Michael Senior, Ambrose Treacy College Principal, reflects on how fast time flies by and how to make more time for joy, rather than rushing from one task to another.
The English playwright William Congreve once commented that ‘uncertainty and expectation are the joys of life.’ Congreve’s comments could well be written about the youth of today and in particular the young men of Ambrose Treacy College. As the term draws to its slow end, I have reflected on the term’s journey and once again it has been filled with plenty of surprises.
The fun that the boys have and the wonderful unpredictability of their behaviour certainly give the school life. Many may add a qualification that they may also produce the odd grey hair! I am constantly amazed at their open friendliness, their willingness to share their thoughts, their constant smiles, and their readiness to forgive and forget. If it could be captured, you would like to bottle it and sell it to the many adults in this world who despair, fear the future and live with ingrained mistrust.
When I look back, as I always do at the end of a term, I am amazed at how our time seems to never move in the moment and yet fly past when viewed on a bigger scale. Time is an interesting concept. H. Jackson Brown Jr. was quoted as saying that ‘Don’t say you don’t have enough time. You have exactly the same number of hours per day that were given to Helen Keller, Pasteur, Michelangelo, Mother Teresa, Leonardo da Vinci, Thomas Jefferson, and Albert Einstein.’ How we use our time can often say a lot about the person we are. What are the things that seem to take up your time? Are these things the same ones that you would say are important in your life? Sadly our world can often be more about what isn’t important.
Our world is full of people who scurry from task to task, always checking e-mails, making a call, running an errand or catching up with people. Those who do this often subscribe to the idea that ‘staying busy’ equals working hard and being successful. I know at times I am guilty of this paradigm.
The flip side of this is the old adage, ‘work smarter, not harder.’ The intent of this is to avoid being robotic in how we approach tasks, and try to be thoughtful and always ask yourself if something can be done more efficiently or eliminated altogether. Managing time isn’t about squeezing as many tasks into your day as possible. It’s about simplifying how you work. It’s about clearing away space in our life to make time for people, play and rest.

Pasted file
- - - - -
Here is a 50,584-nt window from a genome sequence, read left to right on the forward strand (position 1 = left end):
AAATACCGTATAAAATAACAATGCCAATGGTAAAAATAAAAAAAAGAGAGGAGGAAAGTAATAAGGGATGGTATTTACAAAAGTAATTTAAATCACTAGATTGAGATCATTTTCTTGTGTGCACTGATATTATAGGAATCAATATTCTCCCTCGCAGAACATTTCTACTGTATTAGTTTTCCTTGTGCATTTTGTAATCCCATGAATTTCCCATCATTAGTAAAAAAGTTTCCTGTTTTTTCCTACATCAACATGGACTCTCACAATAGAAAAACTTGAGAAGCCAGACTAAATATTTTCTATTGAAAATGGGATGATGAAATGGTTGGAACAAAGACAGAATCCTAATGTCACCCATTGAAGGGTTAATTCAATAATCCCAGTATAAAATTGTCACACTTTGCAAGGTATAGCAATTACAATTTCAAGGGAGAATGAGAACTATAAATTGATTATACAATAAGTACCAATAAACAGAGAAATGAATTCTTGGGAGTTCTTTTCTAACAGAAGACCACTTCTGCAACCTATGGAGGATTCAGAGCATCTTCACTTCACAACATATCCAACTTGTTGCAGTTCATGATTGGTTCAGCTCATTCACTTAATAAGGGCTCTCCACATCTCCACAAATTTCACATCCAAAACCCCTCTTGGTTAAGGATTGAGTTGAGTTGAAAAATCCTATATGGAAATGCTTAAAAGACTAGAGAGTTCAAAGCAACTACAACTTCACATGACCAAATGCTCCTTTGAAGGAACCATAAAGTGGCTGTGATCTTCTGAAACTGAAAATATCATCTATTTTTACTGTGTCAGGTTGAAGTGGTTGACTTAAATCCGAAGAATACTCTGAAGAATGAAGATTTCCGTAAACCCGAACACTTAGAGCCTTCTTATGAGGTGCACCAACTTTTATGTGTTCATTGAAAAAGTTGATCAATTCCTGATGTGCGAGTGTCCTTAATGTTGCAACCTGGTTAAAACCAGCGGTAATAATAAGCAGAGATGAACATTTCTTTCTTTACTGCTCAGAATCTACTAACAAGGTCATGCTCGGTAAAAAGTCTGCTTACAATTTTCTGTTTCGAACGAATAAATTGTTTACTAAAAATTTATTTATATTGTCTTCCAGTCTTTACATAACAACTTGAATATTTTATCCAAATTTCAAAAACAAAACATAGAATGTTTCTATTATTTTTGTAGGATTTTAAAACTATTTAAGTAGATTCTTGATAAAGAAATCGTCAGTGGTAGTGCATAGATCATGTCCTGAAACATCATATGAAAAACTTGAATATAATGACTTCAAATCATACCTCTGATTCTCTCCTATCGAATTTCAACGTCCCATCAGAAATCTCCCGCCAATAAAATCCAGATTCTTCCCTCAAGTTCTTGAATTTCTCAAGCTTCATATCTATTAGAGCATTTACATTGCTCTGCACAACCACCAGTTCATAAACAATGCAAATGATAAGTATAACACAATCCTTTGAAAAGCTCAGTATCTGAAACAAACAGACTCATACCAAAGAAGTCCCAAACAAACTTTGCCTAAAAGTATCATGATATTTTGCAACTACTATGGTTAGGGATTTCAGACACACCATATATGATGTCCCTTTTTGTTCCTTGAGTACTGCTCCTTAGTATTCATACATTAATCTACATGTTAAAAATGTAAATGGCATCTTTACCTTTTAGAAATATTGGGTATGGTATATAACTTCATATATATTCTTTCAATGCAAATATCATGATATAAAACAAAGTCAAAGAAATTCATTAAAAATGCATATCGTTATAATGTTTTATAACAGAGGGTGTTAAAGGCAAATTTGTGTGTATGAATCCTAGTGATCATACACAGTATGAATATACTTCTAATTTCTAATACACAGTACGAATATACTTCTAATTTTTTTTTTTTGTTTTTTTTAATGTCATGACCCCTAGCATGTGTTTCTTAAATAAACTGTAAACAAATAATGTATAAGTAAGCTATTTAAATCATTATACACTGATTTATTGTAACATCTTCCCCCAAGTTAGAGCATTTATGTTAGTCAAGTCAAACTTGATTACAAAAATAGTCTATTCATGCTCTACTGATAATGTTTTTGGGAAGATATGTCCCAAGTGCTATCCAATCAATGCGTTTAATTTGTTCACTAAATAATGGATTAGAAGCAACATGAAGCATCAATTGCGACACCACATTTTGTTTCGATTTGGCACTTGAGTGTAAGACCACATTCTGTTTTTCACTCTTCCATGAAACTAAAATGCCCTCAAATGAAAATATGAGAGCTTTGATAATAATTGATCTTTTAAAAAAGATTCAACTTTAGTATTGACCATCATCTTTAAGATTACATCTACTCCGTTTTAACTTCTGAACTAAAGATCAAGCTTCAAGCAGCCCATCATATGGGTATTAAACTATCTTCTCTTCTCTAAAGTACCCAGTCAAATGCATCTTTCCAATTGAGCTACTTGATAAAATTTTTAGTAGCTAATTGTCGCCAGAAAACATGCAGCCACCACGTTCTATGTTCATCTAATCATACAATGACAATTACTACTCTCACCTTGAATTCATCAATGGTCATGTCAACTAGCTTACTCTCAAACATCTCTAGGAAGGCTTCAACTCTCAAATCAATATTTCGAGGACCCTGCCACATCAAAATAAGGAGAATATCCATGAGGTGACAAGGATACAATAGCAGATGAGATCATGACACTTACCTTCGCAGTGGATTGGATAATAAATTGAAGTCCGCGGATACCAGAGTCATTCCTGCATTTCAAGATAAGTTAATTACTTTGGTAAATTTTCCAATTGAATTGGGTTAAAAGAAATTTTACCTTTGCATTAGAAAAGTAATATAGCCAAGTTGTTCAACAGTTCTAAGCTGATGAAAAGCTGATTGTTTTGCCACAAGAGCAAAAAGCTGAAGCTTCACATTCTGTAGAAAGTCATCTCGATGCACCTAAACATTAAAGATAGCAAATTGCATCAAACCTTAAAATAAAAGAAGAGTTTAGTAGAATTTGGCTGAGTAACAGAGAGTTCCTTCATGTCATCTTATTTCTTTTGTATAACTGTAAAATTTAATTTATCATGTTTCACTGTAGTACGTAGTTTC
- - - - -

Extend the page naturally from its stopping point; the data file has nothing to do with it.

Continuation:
I know that my life isn’t working for me when I don’t find time for the things that bring me joy and energy – my family and our grandchildren, time for exercise and a long walk over the weekend, time in the garden and taking photos. I think it is a healthy question that needs revisiting – what brings you joy in your life? The important follow up question is, is there time for this joy? We are all allotted 24 hours in each day, no matter what you do, where you are from, what your job is or what your title is. The harsh reality that I know is that there really are enough hours in a day for everything you’d like to do, but it may take a bit of rearranging and re-imagining to find them. As adults we have an important role as role models for the young. What do our children or students learn from watching us and in particular how we either control the time in our lives or how we allow time to control our lives. I know there would be many readers by now who may be starting to question my sanity and my grip of reality. I know that I don’t always get it right, but I do know that it is important to continually challenge myself on how I use my time and set priorities. One of the things that I am proud of at ATC is our insistence that staff prioritise time to ensure that they can be there for their own children’s moments to either perform on an assembly or to receive an award. The small time (in the whole scheme of the school year) taken here are priceless and can never be recaptured. The benefits of a happy and balanced teacher are key to being a caring teacher.
In a recent article I read ’7 reminders for Task-Oriented Parents’, Cara Plett (an in-house writer for Focus on the Family Canada) discussed that it’s true that distractions are a part of normal life in a tech-saturated, task-oriented, overly committed society. But normal isn’t always best. Cara went to say that parents who often find themselves using phrases like ‘maybe later’ and ‘in a minute’ could make better use of those few seconds. In her words ‘they cost me a future – a future relationship with the people I love and precious future memories of time spent together.’
This was a timely reminder for me to enjoy precious moments and always look for the joy in all we do.